You really need to add either ftp over ssh or ftp over ssl and turn off simple ftp.

Your linux hosting appears to me running ProFTPD and they have an ssh module….

-Jeff Alexander

Wed, July 15th, 2009

Tiberiu says:


I read slashdot 3 times a day. I am aware of the article. To get back to your concers, there are other reasons for which I don’t want to enable ftp over ssh just yet. However, we are working for ftp over ssl, which is going to be implemented in the following couple of weeks.

Wed, July 15th, 2009

Jeff Alexander says:

I forgot to link to the slashdot story in my comment:

Wed, July 15th, 2009

John says:

I agree with Jeff. FTP uses passwords sent in plain text. It is possible for someone to intercept your traffic and see your FTP username and password.

SFTP is the only secure way to transfer your files. A strong password sent in clear text is worthless.

Ip Addresses and Mac Addresses are not fool proof ways of identifing a person.

Wed, July 15th, 2009

Tiberiu says:

John, as I said before, I agree with both of you. We are working on ftps (not sftp!), but meanwhile you can restrict on who can access your ftp account. See my latest post on this blog.

And mac addresses cannot be used to identify anybody, unless that person is on the same network with the server. which in your case will not happen.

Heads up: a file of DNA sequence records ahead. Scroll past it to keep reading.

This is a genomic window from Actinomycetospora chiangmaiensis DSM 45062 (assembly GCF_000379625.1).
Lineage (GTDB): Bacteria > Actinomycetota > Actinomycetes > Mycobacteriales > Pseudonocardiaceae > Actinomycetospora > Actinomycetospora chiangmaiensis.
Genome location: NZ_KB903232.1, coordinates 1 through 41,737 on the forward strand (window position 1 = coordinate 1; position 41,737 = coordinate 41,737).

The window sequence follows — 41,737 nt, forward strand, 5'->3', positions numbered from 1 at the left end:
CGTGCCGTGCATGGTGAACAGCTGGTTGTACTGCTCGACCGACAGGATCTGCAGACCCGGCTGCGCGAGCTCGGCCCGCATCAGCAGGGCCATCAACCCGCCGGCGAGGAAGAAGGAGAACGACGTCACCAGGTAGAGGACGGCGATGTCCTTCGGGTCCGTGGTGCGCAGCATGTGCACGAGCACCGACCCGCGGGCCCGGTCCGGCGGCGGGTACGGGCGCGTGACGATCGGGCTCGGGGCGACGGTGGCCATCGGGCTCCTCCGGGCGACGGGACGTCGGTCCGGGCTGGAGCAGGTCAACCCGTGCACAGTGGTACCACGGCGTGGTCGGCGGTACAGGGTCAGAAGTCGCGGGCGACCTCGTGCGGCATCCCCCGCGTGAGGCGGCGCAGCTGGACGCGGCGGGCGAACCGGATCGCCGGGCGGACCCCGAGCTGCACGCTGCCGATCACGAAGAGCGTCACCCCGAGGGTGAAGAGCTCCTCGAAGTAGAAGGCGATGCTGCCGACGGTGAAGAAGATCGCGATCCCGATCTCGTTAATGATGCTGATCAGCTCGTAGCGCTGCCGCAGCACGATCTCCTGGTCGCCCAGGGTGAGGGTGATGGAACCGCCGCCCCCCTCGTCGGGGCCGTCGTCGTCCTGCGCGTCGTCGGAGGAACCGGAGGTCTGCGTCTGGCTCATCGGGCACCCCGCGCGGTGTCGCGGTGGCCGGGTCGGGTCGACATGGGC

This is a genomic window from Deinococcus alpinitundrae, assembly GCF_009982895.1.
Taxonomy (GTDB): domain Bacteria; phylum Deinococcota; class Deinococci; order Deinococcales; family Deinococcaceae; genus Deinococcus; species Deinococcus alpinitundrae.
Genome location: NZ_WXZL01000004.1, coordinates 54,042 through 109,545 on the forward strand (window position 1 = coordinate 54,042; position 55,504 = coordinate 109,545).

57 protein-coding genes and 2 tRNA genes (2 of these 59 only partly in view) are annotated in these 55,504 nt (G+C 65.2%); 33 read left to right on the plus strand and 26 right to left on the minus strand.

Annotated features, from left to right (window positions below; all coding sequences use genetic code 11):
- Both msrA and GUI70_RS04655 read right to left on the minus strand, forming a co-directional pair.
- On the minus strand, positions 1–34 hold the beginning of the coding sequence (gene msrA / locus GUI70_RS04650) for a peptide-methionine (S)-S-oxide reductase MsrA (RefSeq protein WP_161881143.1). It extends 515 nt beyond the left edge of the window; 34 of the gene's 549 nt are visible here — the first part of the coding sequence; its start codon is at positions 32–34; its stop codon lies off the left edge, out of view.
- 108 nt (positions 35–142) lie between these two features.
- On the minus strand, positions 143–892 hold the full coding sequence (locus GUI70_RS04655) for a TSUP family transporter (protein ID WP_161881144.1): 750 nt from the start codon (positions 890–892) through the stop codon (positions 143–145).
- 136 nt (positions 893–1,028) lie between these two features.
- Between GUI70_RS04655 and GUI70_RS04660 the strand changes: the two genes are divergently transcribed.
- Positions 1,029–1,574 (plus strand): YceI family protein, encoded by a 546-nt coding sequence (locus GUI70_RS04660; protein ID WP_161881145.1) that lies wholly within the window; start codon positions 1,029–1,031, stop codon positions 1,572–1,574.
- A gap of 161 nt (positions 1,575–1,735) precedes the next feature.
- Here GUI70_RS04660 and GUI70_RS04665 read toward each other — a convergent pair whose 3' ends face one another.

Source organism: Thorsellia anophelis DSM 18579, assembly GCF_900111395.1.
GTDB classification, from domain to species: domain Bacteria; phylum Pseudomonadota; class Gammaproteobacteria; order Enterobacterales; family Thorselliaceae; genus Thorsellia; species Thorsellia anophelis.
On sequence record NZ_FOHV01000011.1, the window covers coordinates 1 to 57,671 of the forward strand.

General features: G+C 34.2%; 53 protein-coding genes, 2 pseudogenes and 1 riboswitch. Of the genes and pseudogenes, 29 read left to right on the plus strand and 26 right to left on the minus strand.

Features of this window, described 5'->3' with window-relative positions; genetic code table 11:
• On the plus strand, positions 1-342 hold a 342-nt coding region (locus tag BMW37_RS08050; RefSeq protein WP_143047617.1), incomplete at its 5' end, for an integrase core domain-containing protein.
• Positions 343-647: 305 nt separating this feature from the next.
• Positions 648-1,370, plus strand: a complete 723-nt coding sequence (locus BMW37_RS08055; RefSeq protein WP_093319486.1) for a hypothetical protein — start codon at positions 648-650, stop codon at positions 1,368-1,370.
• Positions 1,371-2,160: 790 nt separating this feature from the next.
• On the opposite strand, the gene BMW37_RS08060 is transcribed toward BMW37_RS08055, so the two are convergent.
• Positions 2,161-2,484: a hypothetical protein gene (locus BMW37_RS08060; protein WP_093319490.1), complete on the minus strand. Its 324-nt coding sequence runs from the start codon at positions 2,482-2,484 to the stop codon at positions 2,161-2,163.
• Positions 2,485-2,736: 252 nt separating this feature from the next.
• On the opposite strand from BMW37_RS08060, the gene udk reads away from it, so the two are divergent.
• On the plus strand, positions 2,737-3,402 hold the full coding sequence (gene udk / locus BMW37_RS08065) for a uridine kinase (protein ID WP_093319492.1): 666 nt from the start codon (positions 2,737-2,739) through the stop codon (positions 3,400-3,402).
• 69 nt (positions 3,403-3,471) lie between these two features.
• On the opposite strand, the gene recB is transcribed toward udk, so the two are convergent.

Tue, July 21st, 2009

recraig2 says:

How can we keep our php programs updated when your File manager does not unpack anything larger than 2M???????

Ftp is unbearably slow when uploading the thousands of folders and files in a Joomla pack (sometimes 24 hours or more and it still messes up… incomplete files, files missing…).

I have tried and tried and am THIS close to giving up on IX !!!

I appreciate your attempts to secure an unsecured service. However, isn’t it a day late and dollar short?

Sun, July 26th, 2009

Rick says:

You speak about cross-site scripting exploits introduced by programs like Joomla. While it’s true that Joomla has experienced a lot of security issues and published a lot of updates, the version of Joomla you yourself offer in the EasyApps section of cpanel is v1.5.2 and yet the latest version of Joomla is 1.5.13 – eleven versions higher that the one you are offering to your customers.

Some years ago my old PHPNuke web site was hacked (mysql injection) and it was my fault for not keeping it updated. After I switched to Joomla I keep it updated faithfully.

Whose fault would it be if one of your customers installed the old version of Joomla on Cpanel EasyApps and the site was hacked? I would say it was the customer’s fault but then again, you offered it to them. I would recommend keeping up with the versions or removing the option to install the program.

Mon, August 17th, 2009

Ralph Navarro says:

You said “To get back to your concerns, there are other reasons for which I don’t want to enable ftp over ssh just yet. However, we are working for ftp over ssl, which is going to be implemented in the following couple of weeks.”

What are the reasons that you have chosen ftps instead of sftp?

As a suggestion, how about implementing ssh and allowing us to do rsync over ssh (or use an rsync daemon). Security would be the best and there would be no limit on transfers. Also, if the connection went down, the transfer could be restarted without resending files that had been received successfully.